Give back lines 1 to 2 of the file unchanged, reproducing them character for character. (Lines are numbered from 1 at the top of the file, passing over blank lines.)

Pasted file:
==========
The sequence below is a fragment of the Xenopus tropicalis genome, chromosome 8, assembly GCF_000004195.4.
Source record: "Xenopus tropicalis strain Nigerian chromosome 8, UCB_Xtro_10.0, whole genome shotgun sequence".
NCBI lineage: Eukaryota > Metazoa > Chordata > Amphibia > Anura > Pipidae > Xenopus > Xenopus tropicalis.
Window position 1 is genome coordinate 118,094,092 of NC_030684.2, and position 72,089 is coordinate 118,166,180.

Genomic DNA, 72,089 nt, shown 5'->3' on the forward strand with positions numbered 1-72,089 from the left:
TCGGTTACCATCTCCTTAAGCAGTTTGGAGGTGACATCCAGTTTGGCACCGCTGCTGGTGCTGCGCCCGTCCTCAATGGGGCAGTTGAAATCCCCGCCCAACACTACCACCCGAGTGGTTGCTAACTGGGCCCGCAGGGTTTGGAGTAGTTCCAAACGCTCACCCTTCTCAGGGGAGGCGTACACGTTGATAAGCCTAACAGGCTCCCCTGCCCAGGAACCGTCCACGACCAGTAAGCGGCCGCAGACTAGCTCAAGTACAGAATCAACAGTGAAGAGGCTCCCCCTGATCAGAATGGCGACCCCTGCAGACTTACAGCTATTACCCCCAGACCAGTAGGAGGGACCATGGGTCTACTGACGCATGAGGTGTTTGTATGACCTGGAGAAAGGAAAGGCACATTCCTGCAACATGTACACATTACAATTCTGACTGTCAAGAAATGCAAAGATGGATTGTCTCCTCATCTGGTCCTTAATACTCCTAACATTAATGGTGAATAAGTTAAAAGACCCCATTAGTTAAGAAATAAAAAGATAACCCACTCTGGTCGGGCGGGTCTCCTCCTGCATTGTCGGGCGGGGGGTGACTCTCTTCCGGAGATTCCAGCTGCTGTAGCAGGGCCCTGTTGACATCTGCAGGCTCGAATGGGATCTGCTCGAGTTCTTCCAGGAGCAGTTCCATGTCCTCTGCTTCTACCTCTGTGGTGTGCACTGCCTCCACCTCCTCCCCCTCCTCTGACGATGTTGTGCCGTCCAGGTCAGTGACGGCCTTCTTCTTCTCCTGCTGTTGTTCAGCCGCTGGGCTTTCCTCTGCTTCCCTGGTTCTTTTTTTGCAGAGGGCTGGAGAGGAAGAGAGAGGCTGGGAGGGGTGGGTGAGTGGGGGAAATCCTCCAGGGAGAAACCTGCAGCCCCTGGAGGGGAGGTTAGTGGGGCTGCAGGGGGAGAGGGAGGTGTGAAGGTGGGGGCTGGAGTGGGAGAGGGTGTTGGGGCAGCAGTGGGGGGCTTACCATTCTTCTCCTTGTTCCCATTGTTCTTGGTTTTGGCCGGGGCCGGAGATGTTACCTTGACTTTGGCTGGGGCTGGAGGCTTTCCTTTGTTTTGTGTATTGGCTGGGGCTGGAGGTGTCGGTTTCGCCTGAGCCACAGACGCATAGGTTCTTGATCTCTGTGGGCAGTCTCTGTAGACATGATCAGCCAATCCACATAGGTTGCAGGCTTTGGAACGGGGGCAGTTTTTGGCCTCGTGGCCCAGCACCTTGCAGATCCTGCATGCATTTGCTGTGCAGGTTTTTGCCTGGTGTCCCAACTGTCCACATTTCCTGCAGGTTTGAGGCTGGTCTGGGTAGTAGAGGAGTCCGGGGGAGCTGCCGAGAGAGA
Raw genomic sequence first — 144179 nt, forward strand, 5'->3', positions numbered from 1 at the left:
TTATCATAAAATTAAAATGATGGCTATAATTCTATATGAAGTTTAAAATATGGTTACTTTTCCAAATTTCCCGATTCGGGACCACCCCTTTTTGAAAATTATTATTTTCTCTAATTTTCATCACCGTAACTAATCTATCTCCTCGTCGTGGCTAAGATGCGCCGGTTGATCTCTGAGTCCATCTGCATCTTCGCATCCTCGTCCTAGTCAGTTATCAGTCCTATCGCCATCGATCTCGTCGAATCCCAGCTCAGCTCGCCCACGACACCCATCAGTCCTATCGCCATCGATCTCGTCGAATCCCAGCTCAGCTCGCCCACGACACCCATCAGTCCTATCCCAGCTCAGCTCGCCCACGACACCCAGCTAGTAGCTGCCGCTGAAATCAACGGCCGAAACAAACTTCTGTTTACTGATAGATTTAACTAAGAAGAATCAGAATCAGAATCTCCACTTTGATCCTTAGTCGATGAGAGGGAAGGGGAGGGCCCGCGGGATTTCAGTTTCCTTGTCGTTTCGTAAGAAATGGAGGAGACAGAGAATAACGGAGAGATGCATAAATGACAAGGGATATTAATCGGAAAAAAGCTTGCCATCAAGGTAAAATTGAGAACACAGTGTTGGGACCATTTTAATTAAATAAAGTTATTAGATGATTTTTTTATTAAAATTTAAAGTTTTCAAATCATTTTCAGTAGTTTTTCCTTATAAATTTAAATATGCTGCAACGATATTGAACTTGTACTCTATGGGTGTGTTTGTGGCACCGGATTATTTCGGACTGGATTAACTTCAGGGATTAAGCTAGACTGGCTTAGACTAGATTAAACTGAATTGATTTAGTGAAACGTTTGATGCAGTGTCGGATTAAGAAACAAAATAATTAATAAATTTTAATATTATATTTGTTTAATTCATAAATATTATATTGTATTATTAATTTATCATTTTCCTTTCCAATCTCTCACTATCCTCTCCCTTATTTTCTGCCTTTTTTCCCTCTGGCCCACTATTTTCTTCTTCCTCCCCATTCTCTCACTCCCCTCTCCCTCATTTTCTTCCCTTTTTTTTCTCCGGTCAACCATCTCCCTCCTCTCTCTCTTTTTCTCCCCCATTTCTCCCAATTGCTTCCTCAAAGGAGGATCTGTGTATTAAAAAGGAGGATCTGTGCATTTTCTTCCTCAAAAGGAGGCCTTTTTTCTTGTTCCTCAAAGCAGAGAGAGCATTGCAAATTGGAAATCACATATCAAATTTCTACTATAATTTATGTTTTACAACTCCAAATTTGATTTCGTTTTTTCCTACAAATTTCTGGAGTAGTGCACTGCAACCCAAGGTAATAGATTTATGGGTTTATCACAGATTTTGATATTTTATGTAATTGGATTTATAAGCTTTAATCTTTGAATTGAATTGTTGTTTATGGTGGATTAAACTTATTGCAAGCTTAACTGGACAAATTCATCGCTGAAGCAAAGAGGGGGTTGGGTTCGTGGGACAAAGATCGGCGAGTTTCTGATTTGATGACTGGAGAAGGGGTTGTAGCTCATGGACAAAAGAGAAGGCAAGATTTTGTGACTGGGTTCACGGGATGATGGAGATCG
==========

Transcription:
The sequence below is a fragment of the Xenopus tropicalis genome, chromosome 8, assembly GCF_000004195.4.
Source record: "Xenopus tropicalis strain Nigerian chromosome 8, UCB_Xtro_10.0, whole genome shotgun sequence".